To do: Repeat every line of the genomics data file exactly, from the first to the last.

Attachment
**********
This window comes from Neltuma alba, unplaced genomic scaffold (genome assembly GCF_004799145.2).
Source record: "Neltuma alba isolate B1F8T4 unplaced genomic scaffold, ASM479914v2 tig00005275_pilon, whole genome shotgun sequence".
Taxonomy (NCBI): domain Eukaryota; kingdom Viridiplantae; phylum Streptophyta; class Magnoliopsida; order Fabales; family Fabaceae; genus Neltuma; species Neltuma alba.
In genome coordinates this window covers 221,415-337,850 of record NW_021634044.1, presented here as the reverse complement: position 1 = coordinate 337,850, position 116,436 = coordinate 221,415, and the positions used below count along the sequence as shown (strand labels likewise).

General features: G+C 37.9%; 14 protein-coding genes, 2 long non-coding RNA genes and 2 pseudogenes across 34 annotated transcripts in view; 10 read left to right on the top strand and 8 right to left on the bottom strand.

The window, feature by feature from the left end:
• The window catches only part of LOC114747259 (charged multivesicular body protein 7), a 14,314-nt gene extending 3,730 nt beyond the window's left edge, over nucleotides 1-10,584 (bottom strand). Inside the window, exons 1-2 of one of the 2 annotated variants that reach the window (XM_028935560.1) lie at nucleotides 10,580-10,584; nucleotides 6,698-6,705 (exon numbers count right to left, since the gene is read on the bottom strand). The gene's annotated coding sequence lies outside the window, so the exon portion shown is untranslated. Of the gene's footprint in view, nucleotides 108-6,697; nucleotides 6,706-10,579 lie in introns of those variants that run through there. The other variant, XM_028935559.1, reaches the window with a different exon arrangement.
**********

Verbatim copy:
This window comes from Neltuma alba, unplaced genomic scaffold (genome assembly GCF_004799145.2).
Source record: "Neltuma alba isolate B1F8T4 unplaced genomic scaffold, ASM479914v2 tig00005275_pilon, whole genome shotgun sequence".
Taxonomy (NCBI): domain Eukaryota; kingdom Viridiplantae; phylum Streptophyta; class Magnoliopsida; order Fabales; family Fabaceae; genus Neltuma; species Neltuma alba.
In genome coordinates this window covers 221,415-337,850 of record NW_021634044.1, presented here as the reverse complement: position 1 = coordinate 337,850, position 116,436 = coordinate 221,415, and the positions used below count along the sequence as shown (strand labels likewise).

General features: G+C 37.9%; 14 protein-coding genes, 2 long non-coding RNA genes and 2 pseudogenes across 34 annotated transcripts in view; 10 read left to right on the top strand and 8 right to left on the bottom strand.

The window, feature by feature from the left end:
• The window catches only part of LOC114747259 (charged multivesicular body protein 7), a 14,314-nt gene extending 3,730 nt beyond the window's left edge, over nucleotides 1-10,584 (bottom strand). Inside the window, exons 1-2 of one of the 2 annotated variants that reach the window (XM_028935560.1) lie at nucleotides 10,580-10,584; nucleotides 6,698-6,705 (exon numbers count right to left, since the gene is read on the bottom strand). The gene's annotated coding sequence lies outside the window, so the exon portion shown is untranslated. Of the gene's footprint in view, nucleotides 108-6,697; nucleotides 6,706-10,579 lie in introns of those variants that run through there. The other variant, XM_028935559.1, reaches the window with a different exon arrangement.